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Want to fail-proof your New Year’s Resolutions? Look to the moon.

So, it’s almost 2 weeks into January. I bet most of you set some resolutions, goals, aims, whatever you want to call them. I bet this isn’t the first year you’ve done it. And I bet some of you are already wavering on those lofty goals. That’s human nature – when we go all in and face a setback, it’s easy to throw in the towel. But it doesn’t have to be that way; I’ve found a way of setting my “resolutions” and goals that has meant that I’ve actually been achieving them, and it’s so much easier than I thought it’d be. Allow me to elaborate, because this might help you, too…

A little over a year ago, I came across this blog post written by the lovely Vanessa, and she instantly had my attention. She wrote beautifully about the meaning and importance of the cycles of the moon in her life, and it resonated with me incredibly strongly. After expressing interest in how she incorporated the moon phases in her life, Vanessa also kindly sent me an email, explaining a little more about how she lives by the moon. After a bit more reading of my own, I learned that as the moon goes through several phases while it orbits the earth, it is believed that each phase is a “good time” to do certain things or ask certain questions of yourself, starting on a new goal/dream/desire each new moon.

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It really hit me then – this was what I needed in my life. I’ve always been a goal setter, a list maker, a checker, someone who needs a target to aim for. I’m need my compass set in the directions of my dreams at all times, otherwise I’m totally lost. But it’s always been hard for me to know when to set aside to sit down and re-assess where I’m at – like most people, I tended not to do this until I was so lost and spun out of control, that 10 minutes of contemplation just wouldn’t cut it.

I’ve spent the last year living by the moon phases. And, unlike previous years, I’ve actually achieved a hell of a lot more than ever before; my typically unrealistic New Year’s resolutions hadn’t all fallen by the wayside a few weeks into 2016. By December 31st 2016, I had a lot to be proud of; physically, mentally, emotionally, materially, I’d made progress.

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There is a truckload of information on meanings and methods available online (just Google “moon phases”), so I won’t give you all of the opinions and options out there – instead, I just wanted to write about what’s working for me.

 

First, I like to write each phase of the moon into my diary, so it’s front of mind. This will obviously be different depending on where you live, but I find this calendar to be pretty helpful.

Then, when I open my diary on January 12th and see I’ve written in there that it’s a full moon night, I set aside a bit of time before I go to bed to sit quietly (maybe outside under the moon if the weather is working with me, or up in my book nook), light some candles or incense, and reflect.

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As I wrote before, it’s believed that specific moon phases align with specific situations and questions, and I did a lot of reading  about what was best to focus on in each phase. Again, there are a lot of different ideas out there, but I combined and condensed a few sources that made sense to me, and came up with the following list of questions; on each moon phase, I mull over the corresponding questions and write down anything I want to come back to…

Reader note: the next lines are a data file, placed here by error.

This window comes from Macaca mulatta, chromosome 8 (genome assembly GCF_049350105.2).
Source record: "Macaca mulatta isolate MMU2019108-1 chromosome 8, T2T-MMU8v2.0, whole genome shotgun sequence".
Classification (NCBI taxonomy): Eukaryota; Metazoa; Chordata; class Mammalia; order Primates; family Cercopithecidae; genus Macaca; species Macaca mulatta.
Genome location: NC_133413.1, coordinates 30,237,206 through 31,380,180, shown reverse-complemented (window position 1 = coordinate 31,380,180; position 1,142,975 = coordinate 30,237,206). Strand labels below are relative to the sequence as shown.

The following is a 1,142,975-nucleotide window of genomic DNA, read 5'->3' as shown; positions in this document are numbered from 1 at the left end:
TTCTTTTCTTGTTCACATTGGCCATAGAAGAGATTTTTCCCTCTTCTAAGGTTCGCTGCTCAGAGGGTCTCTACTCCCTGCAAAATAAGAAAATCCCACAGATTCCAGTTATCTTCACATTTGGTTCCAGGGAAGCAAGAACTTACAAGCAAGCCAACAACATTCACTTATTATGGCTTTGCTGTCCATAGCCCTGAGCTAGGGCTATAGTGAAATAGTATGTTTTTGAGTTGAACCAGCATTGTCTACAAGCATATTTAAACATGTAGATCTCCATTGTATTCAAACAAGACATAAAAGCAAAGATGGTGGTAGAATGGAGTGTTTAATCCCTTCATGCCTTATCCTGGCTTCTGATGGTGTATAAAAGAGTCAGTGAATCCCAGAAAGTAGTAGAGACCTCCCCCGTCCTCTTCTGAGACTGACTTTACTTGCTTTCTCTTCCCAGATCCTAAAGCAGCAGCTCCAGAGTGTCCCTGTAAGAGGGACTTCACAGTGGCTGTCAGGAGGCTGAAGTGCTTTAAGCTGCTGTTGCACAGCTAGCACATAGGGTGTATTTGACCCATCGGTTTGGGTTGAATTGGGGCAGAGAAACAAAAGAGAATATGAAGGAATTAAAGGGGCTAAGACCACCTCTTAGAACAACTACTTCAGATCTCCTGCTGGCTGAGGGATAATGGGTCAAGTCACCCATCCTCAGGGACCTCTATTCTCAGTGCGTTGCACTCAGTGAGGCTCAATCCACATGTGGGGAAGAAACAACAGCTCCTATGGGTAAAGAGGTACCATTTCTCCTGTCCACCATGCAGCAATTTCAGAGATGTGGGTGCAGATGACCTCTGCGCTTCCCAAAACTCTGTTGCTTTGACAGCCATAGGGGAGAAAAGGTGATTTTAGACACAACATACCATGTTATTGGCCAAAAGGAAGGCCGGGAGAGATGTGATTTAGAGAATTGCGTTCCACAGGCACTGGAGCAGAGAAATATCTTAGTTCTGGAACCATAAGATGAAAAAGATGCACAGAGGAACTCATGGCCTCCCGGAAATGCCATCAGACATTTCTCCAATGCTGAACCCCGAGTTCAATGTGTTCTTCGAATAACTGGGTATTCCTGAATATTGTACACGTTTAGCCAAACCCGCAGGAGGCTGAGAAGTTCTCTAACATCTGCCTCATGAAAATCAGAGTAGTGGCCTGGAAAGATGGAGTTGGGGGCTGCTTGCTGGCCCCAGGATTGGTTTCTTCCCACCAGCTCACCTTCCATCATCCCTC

NEW MOON
– a time of conception, new beginnings and starting new projects
what do you want to start? what are your goals? what do you desire?

 *    *    *    *    *    *    *    *

CRESCENT MOON
– resolve is tested, time to grow and overcome fears
what do you fear? what do you need to guarantee the survival of your vision?

*    *    *    *    *    *    *    *

FIRST QUARTER MOON
– a time to decide who you are and where you intend to go, time to reach a major turning point but facing outer resistance
– set your intentions and create an action plan

*    *    *    *    *    *    *    *

GIBBOUS MOON
– a time of waiting, a period of adjustment as you adapt to reality and limitations, time to gain perspective and see where changes can be made
–  what isn’t working? how can it be fixed?

*    *    *    *    *    *    *    *

FULL MOON
– re-evaluate and come to a compromise between expectations and reality, any difficulties are learning opportunities whether you succeed or fail
– what difficulties have you encountered? what of your original goals have you manifested?

*    *    *    *    *    *    *    *

DISSEMINATING MOON
– time for introspection and review, ask questions, share ideas, gain clarity, time to deal with the outcome whether you’ve achieved your goals or not
– review your original goal; are there any questions that need to be asked and answered? is there anything that no longer serves you that you can let go?

*    *    *    *    *    *    *    * 

THIRD QUARTER MOON
– do you enlarge, rethink or replace your original vision? pull things apart and see them from a broader point of view, search for meaning
– review your original goal – enlarge, rethink or review? have you let go of the things you needed to?

*    *    *    *    *    *    *    *

BALSAMIC MOON
– time to stop striving and rest/retreat, grieve any losses and let things come to their natural end
– spend some time along to reflect on the cycle, consider what is coming to an end, clean your physical space, rest

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And that’s the bare bones of it. If you’re really into it and astrology is your jam, you may want to create a more elaborate ritual. If you’re not really into the “hippy dippy” stuff, you may want to just use this more as a goal setting guide. But whichever way you want to look at it, I’ve found that being guided by the moon phases has made it so much easier to break down what I want and work out how to get it. It’s forced me to slow down, think things through, focus, ask the right questions of myself, and commit to my goals (after all, each moon cycle only lasts 4 weeks before you can “reset” your goals).